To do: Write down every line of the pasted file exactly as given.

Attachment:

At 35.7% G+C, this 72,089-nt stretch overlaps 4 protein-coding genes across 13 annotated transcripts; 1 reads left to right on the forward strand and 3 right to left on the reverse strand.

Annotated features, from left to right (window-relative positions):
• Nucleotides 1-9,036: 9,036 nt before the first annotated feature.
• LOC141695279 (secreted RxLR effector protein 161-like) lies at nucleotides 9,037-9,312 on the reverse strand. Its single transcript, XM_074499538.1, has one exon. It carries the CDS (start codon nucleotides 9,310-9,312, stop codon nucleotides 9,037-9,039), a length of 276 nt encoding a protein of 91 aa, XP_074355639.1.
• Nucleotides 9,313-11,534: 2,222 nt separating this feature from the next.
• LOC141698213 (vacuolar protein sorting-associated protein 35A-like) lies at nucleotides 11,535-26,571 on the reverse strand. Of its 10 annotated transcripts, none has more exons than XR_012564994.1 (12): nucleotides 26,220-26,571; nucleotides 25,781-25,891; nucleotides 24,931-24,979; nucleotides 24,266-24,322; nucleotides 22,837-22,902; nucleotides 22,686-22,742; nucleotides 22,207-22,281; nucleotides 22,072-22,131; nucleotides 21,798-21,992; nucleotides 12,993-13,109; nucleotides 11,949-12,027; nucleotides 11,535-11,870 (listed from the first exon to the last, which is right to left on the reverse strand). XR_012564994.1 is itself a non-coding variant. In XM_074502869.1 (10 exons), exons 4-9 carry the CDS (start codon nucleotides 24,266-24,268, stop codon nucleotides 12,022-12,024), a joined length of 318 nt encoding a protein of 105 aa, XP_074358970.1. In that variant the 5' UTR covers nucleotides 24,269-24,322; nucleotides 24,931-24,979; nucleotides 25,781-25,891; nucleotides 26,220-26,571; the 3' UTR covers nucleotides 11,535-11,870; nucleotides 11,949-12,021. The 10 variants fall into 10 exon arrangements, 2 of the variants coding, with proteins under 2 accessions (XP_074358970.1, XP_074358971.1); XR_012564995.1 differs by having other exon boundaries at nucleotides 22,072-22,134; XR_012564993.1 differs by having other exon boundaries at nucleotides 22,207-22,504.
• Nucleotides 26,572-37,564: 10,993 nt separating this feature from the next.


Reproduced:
At 35.7% G+C, this 72,089-nt stretch overlaps 4 protein-coding genes across 13 annotated transcripts; 1 reads left to right on the forward strand and 3 right to left on the reverse strand.

Annotated features, from left to right (window-relative positions):
• Nucleotides 1-9,036: 9,036 nt before the first annotated feature.
• LOC141695279 (secreted RxLR effector protein 161-like) lies at nucleotides 9,037-9,312 on the reverse strand. Its single transcript, XM_074499538.1, has one exon. It carries the CDS (start codon nucleotides 9,310-9,312, stop codon nucleotides 9,037-9,039), a length of 276 nt encoding a protein of 91 aa, XP_074355639.1.
• Nucleotides 9,313-11,534: 2,222 nt separating this feature from the next.
• LOC141698213 (vacuolar protein sorting-associated protein 35A-like) lies at nucleotides 11,535-26,571 on the reverse strand. Of its 10 annotated transcripts, none has more exons than XR_012564994.1 (12): nucleotides 26,220-26,571; nucleotides 25,781-25,891; nucleotides 24,931-24,979; nucleotides 24,266-24,322; nucleotides 22,837-22,902; nucleotides 22,686-22,742; nucleotides 22,207-22,281; nucleotides 22,072-22,131; nucleotides 21,798-21,992; nucleotides 12,993-13,109; nucleotides 11,949-12,027; nucleotides 11,535-11,870 (listed from the first exon to the last, which is right to left on the reverse strand). XR_012564994.1 is itself a non-coding variant. In XM_074502869.1 (10 exons), exons 4-9 carry the CDS (start codon nucleotides 24,266-24,268, stop codon nucleotides 12,022-12,024), a joined length of 318 nt encoding a protein of 105 aa, XP_074358970.1. In that variant the 5' UTR covers nucleotides 24,269-24,322; nucleotides 24,931-24,979; nucleotides 25,781-25,891; nucleotides 26,220-26,571; the 3' UTR covers nucleotides 11,535-11,870; nucleotides 11,949-12,021. The 10 variants fall into 10 exon arrangements, 2 of the variants coding, with proteins under 2 accessions (XP_074358970.1, XP_074358971.1); XR_012564995.1 differs by having other exon boundaries at nucleotides 22,072-22,134; XR_012564993.1 differs by having other exon boundaries at nucleotides 22,207-22,504.
• Nucleotides 26,572-37,564: 10,993 nt separating this feature from the next.